Learning to look after his black dog has been the defining experience for Justin Milesi in the transition from adolescence to adulthood. The journey to his 30s hasn’t been a straight line. Mendl co-founder Mark Losewitz sat down with the born-and-bred Melbournian, Design Strategist, Swans supporter and good mate to discuss how opening up to those around him has helped contribute to a clearer and happier state of mind. And while they’ve shared many beers over the journey, this was the first time the long-time mates shared one on record in the inaugural Mendl Movement Conversation.
ML : “Thanks for coming mate, how’s the week been?”
JM : “Anytime, I’ve been looking forward to it. First week back is always hectic – just found out I’m off to London for a few weeks on Friday”
“Fantastic news – excited?”
“There’s always a bit of anxiety around these types of trips… a bit of pressure I guess. But yes, very excited”
“I'm confident you’ll nail it! You've done it a million times, you're just doing it in another country. So to start, I wanted to give you the opportunity to tell us a bit about your experience with your own mental health.
“Yeah certainly. I guess understanding and dealing with my mental health has been something of a necessity from about 18, I had some pretty low times finishing school and starting university. It was particularly difficult because I’d always been pretty active, really social and just generally high energy and all of a sudden I couldn’t face the idea of leaving the house, let alone taking on a degree. I failed miserably at Uni, let my physical health go to shit and had a relationship fall apart. I spoke with a few doctors and had my mental health struggles diagnosed and treated, which was a pretty rattling experience for a young bloke. When your brain is telling you there isn’t much worth hanging around for, you very quickly learn to ignore that voice and your instinct – I think the real challenge has been learning to trust myself again. So, I guess the last 10 years have been about learning how to live with it and trust myself again by embracing it not only as a part of me but as something that actually enriches my life… which it really does!”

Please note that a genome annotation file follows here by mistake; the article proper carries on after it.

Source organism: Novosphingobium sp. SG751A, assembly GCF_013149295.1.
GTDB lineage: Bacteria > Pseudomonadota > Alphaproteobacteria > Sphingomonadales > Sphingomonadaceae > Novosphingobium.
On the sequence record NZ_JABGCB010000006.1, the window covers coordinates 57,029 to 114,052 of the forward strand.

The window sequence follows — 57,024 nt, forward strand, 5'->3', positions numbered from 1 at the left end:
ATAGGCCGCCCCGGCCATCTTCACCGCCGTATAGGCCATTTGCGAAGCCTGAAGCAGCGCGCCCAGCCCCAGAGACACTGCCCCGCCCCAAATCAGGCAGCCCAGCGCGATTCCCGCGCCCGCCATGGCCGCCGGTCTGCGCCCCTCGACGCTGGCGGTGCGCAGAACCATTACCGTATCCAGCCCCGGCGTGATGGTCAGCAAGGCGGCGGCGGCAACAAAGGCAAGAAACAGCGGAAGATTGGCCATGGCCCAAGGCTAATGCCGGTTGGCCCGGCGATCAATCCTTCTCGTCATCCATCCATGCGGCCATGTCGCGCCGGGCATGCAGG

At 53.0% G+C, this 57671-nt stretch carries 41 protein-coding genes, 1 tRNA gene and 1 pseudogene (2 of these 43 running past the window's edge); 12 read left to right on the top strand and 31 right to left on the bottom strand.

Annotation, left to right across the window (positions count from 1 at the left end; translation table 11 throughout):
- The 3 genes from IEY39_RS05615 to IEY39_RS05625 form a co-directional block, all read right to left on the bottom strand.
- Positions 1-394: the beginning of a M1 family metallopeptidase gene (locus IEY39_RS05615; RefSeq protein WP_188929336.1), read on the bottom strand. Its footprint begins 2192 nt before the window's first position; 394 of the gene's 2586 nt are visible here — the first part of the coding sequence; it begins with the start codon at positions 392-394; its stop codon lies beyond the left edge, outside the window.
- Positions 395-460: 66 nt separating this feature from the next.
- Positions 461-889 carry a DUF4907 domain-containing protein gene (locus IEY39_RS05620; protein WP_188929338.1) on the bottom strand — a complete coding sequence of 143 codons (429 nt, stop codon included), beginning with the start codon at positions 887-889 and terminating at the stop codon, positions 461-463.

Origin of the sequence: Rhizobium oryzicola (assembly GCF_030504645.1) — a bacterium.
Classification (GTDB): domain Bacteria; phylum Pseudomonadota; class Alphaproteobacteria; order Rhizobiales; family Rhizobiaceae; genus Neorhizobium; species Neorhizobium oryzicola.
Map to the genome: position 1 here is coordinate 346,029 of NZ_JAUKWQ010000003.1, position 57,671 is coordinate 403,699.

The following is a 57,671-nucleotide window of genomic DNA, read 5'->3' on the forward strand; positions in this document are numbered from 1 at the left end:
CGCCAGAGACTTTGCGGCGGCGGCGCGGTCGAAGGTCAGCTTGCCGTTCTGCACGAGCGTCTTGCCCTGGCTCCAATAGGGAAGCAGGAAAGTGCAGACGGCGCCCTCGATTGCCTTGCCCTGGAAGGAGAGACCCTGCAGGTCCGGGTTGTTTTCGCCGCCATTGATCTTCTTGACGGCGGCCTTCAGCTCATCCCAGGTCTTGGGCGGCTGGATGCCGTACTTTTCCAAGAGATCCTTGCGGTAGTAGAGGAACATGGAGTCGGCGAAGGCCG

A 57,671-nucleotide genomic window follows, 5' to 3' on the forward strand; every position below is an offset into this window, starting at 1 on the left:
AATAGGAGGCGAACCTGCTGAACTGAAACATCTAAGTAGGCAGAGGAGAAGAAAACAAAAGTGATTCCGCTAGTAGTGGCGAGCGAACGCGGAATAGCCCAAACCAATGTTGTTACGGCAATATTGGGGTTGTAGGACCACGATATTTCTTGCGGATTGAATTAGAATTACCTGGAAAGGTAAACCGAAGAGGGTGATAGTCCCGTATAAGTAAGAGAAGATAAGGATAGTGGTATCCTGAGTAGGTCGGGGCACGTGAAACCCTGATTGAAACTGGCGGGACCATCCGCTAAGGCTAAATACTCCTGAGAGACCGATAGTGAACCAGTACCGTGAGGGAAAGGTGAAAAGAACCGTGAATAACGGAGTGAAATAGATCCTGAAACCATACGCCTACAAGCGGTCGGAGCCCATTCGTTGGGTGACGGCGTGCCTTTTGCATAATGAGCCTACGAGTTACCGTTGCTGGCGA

“I very quickly realised that this approach wasn’t particularly sustainable, so reached out to a mate and simply said I’m struggling.
I didn’t really expect much from that, but what I got back was
exactly what I didn’t realise I needed”
“That's truly amazing to hear mate. I know that over the time we’ve known each other, your approach to mental health has been something that you’ve developed and honed through self-reflection and experimentation. Having known each other for as long as we have now, I’ve seen the many different versions of you, all of which I can attest to having shaped you into the man you are today. How do you think you’ve approached talking about your mental health over that journey?”
“I appreciate that mate, I think I’ll probably always be work in progress – it’s more fun than having all the answers. In terms of talking about my mental health, it was definitely challenging early. I think I fell into a trap of thinking no one would really understand and I wouldn’t be able to articulate it, given I didn’t really understand it myself. I very quickly realised that this approach wasn’t particularly sustainable, so I reached out to a mate and simply said I’m struggling. I didn’t really expect much from that, but what I got back was exactly what I didn’t realise I needed, someone to just acknowledge it and tell me it was fine. Since then, a more open approach to my mental health has enabled me to finish a couple of degrees, travel the world, strengthen some bloody great friendships and build a career. And while I still don’t necessarily talk to everyone about it, having the few people I do talk to helps me beyond belief in working through my shit and keeping on a good even keel.”
“So can you tell us what conversations then mean to you? Are they something that these days, you utilise more and more?”
“My thoughts have never worked in straight lines, it’s chaos up here. I think conversations mean three things to me these days; firstly they let me know I’m not the only one. Whatever it is I’m feeling at the time, someone is or has experienced the same thing before and I take real comfort in knowing that it’s not just me. Secondly, they help me straighten out my thoughts. It’s so easy for the mind to spiral when it’s all kept inside, and that’s never a good time. I’ve got 2 or 3 mates I know I can go to who will help me order my thoughts and make sense of my feelings – this has been one of the most important factors in better dealing with the old black dog. Thirdly, I reckon conversations mean listening. I’ve been lucky enough to have some incredible listeners in my life, through them I’ve learnt how to be a better listener myself for those around me.”
“That’s a great way to break it down. So let’s bring it back to your trip before we wrap up - because I think it's important we touch on this before we finish - how do you think you’ll go managing your well-being over there?”
“For me it’ll just be about maintaining a good routine I think - taking all the good habits and thought processes I have here and not dropping the ball on them over there - this helps to keep the anxiety at bay I think. I like to find time in most days to fully disconnect and get a good measure of how I’m feeling. So I’ll make sure I go for a run, read a good book, build something, anything that gives me a few moments of mindfulness. Apart from that, I guess you can expect a call if it all goes to shit.”
“You know I love a chat! International rates though… you’ll be doing the calling. Thanks for sitting down with me and sharing a bit about your experience.”
“A pleasure, thanks mate.”